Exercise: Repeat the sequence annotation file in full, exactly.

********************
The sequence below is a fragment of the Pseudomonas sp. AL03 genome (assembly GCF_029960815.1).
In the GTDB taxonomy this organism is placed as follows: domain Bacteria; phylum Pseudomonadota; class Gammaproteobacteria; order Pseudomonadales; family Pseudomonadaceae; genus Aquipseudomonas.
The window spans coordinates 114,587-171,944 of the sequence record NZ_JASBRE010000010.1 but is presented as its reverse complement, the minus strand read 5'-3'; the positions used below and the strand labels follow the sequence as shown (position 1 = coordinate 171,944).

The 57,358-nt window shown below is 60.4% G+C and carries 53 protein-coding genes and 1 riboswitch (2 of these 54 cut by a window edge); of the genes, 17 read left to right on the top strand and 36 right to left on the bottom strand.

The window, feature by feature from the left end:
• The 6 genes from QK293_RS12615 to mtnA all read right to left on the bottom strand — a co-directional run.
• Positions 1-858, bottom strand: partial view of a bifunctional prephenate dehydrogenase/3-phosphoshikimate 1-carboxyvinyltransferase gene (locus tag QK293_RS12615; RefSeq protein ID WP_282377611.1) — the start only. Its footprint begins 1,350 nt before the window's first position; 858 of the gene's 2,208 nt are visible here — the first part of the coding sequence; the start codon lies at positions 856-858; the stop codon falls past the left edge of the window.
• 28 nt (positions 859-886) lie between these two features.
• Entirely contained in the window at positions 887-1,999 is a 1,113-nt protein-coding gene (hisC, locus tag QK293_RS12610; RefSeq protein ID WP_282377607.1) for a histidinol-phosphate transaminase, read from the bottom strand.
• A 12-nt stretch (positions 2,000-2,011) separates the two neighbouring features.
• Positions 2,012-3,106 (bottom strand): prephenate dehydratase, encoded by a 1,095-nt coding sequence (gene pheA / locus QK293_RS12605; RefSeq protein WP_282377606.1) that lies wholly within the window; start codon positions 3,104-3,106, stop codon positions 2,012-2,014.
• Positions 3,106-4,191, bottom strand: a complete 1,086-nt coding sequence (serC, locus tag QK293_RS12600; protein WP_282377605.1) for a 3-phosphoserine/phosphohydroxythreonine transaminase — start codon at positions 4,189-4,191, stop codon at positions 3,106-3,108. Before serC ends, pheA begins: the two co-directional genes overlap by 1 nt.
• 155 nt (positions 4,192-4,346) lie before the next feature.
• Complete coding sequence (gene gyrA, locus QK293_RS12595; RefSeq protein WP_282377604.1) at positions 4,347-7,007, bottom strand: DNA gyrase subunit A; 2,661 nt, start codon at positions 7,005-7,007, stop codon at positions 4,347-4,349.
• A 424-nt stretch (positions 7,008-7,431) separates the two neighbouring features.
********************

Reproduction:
The sequence below is a fragment of the Pseudomonas sp. AL03 genome (assembly GCF_029960815.1).
In the GTDB taxonomy this organism is placed as follows: domain Bacteria; phylum Pseudomonadota; class Gammaproteobacteria; order Pseudomonadales; family Pseudomonadaceae; genus Aquipseudomonas.
The window spans coordinates 114,587-171,944 of the sequence record NZ_JASBRE010000010.1 but is presented as its reverse complement, the minus strand read 5'-3'; the positions used below and the strand labels follow the sequence as shown (position 1 = coordinate 171,944).

The 57,358-nt window shown below is 60.4% G+C and carries 53 protein-coding genes and 1 riboswitch (2 of these 54 cut by a window edge); of the genes, 17 read left to right on the top strand and 36 right to left on the bottom strand.

The window, feature by feature from the left end:
• The 6 genes from QK293_RS12615 to mtnA all read right to left on the bottom strand — a co-directional run.
• Positions 1-858, bottom strand: partial view of a bifunctional prephenate dehydrogenase/3-phosphoshikimate 1-carboxyvinyltransferase gene (locus tag QK293_RS12615; RefSeq protein ID WP_282377611.1) — the start only. Its footprint begins 1,350 nt before the window's first position; 858 of the gene's 2,208 nt are visible here — the first part of the coding sequence; the start codon lies at positions 856-858; the stop codon falls past the left edge of the window.
• 28 nt (positions 859-886) lie between these two features.
• Entirely contained in the window at positions 887-1,999 is a 1,113-nt protein-coding gene (hisC, locus tag QK293_RS12610; RefSeq protein ID WP_282377607.1) for a histidinol-phosphate transaminase, read from the bottom strand.
• A 12-nt stretch (positions 2,000-2,011) separates the two neighbouring features.
• Positions 2,012-3,106 (bottom strand): prephenate dehydratase, encoded by a 1,095-nt coding sequence (gene pheA / locus QK293_RS12605; RefSeq protein WP_282377606.1) that lies wholly within the window; start codon positions 3,104-3,106, stop codon positions 2,012-2,014.
• Positions 3,106-4,191, bottom strand: a complete 1,086-nt coding sequence (serC, locus tag QK293_RS12600; protein WP_282377605.1) for a 3-phosphoserine/phosphohydroxythreonine transaminase — start codon at positions 4,189-4,191, stop codon at positions 3,106-3,108. Before serC ends, pheA begins: the two co-directional genes overlap by 1 nt.
• 155 nt (positions 4,192-4,346) lie before the next feature.
• Complete coding sequence (gene gyrA, locus QK293_RS12595; RefSeq protein WP_282377604.1) at positions 4,347-7,007, bottom strand: DNA gyrase subunit A; 2,661 nt, start codon at positions 7,005-7,007, stop codon at positions 4,347-4,349.
• A 424-nt stretch (positions 7,008-7,431) separates the two neighbouring features.